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A Collection of Newfoundland Wills
Patrick Haberlin


Will of Patrick Haberlin
from Newfoundland will books volume 4 page 25 probate year 1879

In re
Patrick Haberlin deceased.

In the name of God Amen.     I Patrick Haberlin of St. John’s Ship-Carpenter being weak in body but of sound mind memory and understanding do make this my last will and testament-    First I give and bequeath to my wife Ellen Haberlin the use of all my property debenture monies and effects of which I am possessed of during her natural life; and after her decease I give and bequeath whatever is remaining, whether in Debenture monies property or effects to my son Stephen Haberlin his executors administrators and assigns for ever- Second I appoint George F. Hayward of St. John’s Accountant sole executor under this my will.    In witness whereof I the said Patrick Haberlin have hereunto set my hand and seal at St. John’s in the Island of Newfoundland this twenty-fifth day of May A.D. one thousand eight hundred and seventy-one-    Patrick Haberlin (LS)    Signed sealed published and declared by the said Patrick Haberlin as and for his last will and testament in our presence who in his presence and the presence of each other have hereunto set our hands the said will having first been distinctly read over to and understood by the testator,     Augustus O. Hayward.    Edwd A. Lilly.

Certified correct,
D. M. Browning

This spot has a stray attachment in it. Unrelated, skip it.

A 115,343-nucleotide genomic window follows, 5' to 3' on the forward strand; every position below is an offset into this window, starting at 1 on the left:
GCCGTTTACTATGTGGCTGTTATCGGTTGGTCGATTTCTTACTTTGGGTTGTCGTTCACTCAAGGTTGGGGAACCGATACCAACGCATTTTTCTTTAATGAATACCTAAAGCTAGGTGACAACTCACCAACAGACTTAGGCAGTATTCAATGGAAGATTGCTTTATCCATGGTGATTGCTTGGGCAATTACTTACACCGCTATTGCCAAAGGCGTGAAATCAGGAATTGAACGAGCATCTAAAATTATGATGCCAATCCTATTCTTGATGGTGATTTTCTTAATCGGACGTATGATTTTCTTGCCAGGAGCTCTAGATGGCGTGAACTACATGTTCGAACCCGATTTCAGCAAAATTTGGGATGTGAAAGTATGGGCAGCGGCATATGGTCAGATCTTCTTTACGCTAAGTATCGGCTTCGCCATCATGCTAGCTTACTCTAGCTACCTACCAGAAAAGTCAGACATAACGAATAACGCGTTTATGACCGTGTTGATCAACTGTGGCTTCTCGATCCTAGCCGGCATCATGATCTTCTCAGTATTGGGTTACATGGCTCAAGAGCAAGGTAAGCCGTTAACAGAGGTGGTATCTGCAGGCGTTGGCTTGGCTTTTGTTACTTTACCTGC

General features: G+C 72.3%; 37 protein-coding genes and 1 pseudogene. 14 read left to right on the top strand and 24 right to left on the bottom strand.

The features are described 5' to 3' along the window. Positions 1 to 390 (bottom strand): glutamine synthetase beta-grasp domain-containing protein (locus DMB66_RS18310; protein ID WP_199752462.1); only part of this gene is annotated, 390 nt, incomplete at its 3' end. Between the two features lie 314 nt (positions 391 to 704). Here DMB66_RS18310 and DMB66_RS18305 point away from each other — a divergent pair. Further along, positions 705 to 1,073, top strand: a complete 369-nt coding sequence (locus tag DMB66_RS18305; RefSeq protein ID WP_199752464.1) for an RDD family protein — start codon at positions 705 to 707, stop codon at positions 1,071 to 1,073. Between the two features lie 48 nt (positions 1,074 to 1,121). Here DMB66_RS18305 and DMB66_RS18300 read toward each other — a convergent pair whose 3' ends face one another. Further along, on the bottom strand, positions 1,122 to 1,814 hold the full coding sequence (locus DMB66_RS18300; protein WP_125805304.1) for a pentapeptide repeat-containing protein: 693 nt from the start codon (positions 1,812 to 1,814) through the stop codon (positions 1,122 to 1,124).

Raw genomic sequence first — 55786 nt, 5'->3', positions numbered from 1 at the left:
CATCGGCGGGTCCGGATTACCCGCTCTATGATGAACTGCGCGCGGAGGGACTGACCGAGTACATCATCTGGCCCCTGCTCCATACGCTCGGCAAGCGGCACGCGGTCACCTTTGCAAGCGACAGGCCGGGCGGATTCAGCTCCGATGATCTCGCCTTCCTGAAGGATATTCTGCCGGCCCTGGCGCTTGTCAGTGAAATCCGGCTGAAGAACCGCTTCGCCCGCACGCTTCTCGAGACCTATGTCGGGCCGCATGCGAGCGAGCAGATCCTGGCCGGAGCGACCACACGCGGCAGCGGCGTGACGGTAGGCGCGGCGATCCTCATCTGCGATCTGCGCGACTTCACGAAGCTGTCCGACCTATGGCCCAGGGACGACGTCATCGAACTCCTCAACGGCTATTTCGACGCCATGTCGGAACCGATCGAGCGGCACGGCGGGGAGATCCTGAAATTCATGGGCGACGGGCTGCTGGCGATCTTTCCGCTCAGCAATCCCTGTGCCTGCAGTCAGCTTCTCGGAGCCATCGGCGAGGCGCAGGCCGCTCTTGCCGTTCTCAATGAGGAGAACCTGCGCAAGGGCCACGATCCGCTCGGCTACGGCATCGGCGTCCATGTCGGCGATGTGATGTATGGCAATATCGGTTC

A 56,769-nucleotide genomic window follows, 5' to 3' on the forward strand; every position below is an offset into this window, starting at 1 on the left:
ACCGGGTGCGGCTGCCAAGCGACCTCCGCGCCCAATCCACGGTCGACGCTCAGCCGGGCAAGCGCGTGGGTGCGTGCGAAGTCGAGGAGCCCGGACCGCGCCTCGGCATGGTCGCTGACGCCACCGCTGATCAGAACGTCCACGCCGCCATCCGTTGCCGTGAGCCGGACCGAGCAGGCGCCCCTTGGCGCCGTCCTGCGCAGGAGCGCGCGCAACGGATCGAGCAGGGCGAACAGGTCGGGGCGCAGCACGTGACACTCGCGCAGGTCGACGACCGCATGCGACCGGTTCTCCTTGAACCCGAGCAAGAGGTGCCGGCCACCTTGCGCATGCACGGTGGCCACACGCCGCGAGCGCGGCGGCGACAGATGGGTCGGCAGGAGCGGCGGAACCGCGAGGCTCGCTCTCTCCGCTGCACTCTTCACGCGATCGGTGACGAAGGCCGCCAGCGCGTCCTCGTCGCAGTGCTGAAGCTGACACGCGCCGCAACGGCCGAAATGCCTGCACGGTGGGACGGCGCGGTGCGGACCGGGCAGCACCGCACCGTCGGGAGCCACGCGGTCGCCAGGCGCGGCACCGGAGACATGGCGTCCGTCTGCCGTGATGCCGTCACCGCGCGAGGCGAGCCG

Note: The wills in those will books are NOT actual wills. They are either hand-written copies or in later years typed copies of a, "last will and testament," written or typed by the court clerk, after the death of the testator, when the executor presented them to the court for probate. The court clerk didn't list the signatures at the bottom, he (or she) just put them in the book in whatever order they were in, on the original document, no spacing most of the time, no punctuation and also no paragraphs. The originals were kept by the executor.

We who have typed these wills, have made every effort to include all the errors that were on the microfilm, in order to avoid destroying the integrity of the originals, where ever they may be. However, in some of the very long wills, we have tried to insert paragraphs to make it easier for the researcher to read the document.

Page Contributed by Judy Benson & Ivy F. Benoit

Page Revised by Ivy F. Benoit (Wednesday February 20, 2013)

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